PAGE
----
Friday, April 24, 2009

13 Ways to Cheat on Amazon

This was originally posted on the Kindle Amazon Discussion boards by T.Beck

Amazon is not the only place you can find eBooks for your Kindle, check out these other 13....

Some have expressed a lack of content for the Kindle, here is what I have tried, and works (make sure you check the footnotes at the bottom):

1) 95,000 or so titles, instant download, easy.

2) 20,000 or so titles - mostly classics or things that no longer have copywrite. Multiple languages. Three are links to other sites that boast a total of 100k titles. ***, ****

3) This is a site that has mostly gutenberg books in a kindle ready format.

4) 400,000 titles - classics, modern, government, multiple languages, all the ones I tried were free. Requires $8.95 yearly subscription fee, consider it the cost of a library card.*, ***, ****

5) offers both unencrypted and encrypted .mobi files. Full range of reading and many free books as well. *, **, ****

6) lots of titles, most you can find on in the Kindle section for less.

7) This is Baen books and mostly SiFi. None are encrypted, many are free, and can be transferred directly to your Kindle. Choose Kindle compatible for the download. ****

8) uses .pdf format. **, You will need to register and can download up to three books a day, free. Only available to people in the US, due to copyright and licensing restrictions.

9) 900,000 Mostly original works, as in unknown, normally unpublished authors. Some good, some not, take your chances, you may discover the next JK Rowling. Displays in text. Cut, paste and email to yourself, or save in .txt file and upload.

10) 20,000 titles or so. Has a Kindle format. ***, ****

11) - an extension of Manybooks above, but if you access it through the basic WebBrowser in Kindle, you can download directly to your Kindle, the way you would an Amazon book. Choose the Mobipocket format.

12) Share books, self published books and a make it yourself newspaper. With a little manipulation of the tools below, you can get your own newspaper, you could probably even directly email it to your Kindle in the morning if you allow that site to send you stuff. You will need to register, but there is no cost. There is now a "Kindle Download Guide" from includes links to many classics, including many in foreign languages.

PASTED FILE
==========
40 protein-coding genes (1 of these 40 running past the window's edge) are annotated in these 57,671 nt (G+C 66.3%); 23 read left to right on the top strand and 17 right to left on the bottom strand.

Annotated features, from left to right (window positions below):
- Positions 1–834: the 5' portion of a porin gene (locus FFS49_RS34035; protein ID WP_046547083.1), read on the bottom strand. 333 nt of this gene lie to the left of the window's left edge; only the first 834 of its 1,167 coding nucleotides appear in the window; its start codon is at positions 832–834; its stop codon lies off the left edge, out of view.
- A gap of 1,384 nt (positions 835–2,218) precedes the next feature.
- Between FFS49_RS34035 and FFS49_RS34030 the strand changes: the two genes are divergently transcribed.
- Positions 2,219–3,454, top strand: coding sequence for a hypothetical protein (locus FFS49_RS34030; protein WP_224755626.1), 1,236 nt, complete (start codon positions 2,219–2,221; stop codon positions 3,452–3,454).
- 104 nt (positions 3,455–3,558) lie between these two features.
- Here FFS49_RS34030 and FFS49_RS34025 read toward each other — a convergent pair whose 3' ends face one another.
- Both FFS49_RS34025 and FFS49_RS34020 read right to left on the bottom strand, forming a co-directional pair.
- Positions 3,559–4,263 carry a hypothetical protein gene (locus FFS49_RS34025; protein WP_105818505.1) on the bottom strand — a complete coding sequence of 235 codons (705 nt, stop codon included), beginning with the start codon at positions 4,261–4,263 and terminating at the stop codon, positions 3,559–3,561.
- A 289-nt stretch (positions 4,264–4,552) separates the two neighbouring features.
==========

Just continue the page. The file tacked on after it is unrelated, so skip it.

13) Christian centered works. Available in pdf, word, and text, all readily transferable to your Kindle.

14.) about 25,000 books, classic and contemporary. Download in a variety of formats.

* They save as .pdf files that you can email to your Kindle. It sees the .pdf as a file of words, not pictures of words, so it can be resized and adjusted just as any other ebook. Download the book to your PC, and email that file to your Kendle, or and load through the USB cable if you want to save the 10 cent conversion charge. (but they have not started charging yet anyway)

** For the encrypted ones in .mobi, a tool can be used to allow the kindle to see it. This tool does not make a copy of the book, merely adds a flag so that the Kendle can display it (it would be hard to call this a violation of copywrite or use conditions since both formats are amazon's). The tool and directions on how to use it are at:

*** Site runs on donations

**** Can be downloaded directly to your Kindle when it is plugged in as an external storage device, simply specify the Kindle folder when selecting where to put your book.

Saturday, April 11, 2009

Neil Gaiman Wants to Be Heard

Neil Gaiman (Coraline - The Graveyard Book) offers his 2cents on the debate over text to speech for the Kindle.

I think we are starting to see the end of Publishers(Publishers Row, NYC) and agents as more and more authors become aware that publishers and agents make it more and more evident that they only care about the money... (ebook pricing and text to speech are prime examples) not about the author or the reader.

I think Old School Publishing may soon take on the title of Gaiman's lastest book "The Graveyard."

I've reposted his article below; but here is the link.

Wednesday, February 11, 2009
Quick argument summary

Posted by Neil at 3:18 PM
Just found myself having a long argument/discussion with my agent over the Amazon Kindle text-to-speech capability. I'm going to summarise it here.

Her point of view: The Kindle reading you the book-you-just-bought infringes the copyright (or at least, the rights) to the audiobook. We've sold audiobook rights and print book rights as separate things. We must stop this.

My point of view: When you buy a book, you're also buying the right to read it aloud, have it read to you by anyone, read it to your children on long car trips, record yourself reading it and send that to your girlfriend etc. This is the same kind of thing, only without the ability to do the voices properly, and no-one's going to confuse it with an audiobook. And that any authors' societies or publishers who are thinking of spending money on fighting a fundamentally pointless legal case would be much better off taking that money and advertising and promoting what audio books are and what's good about them with it.


Which I am putting up here to save everyone time asking me what I think.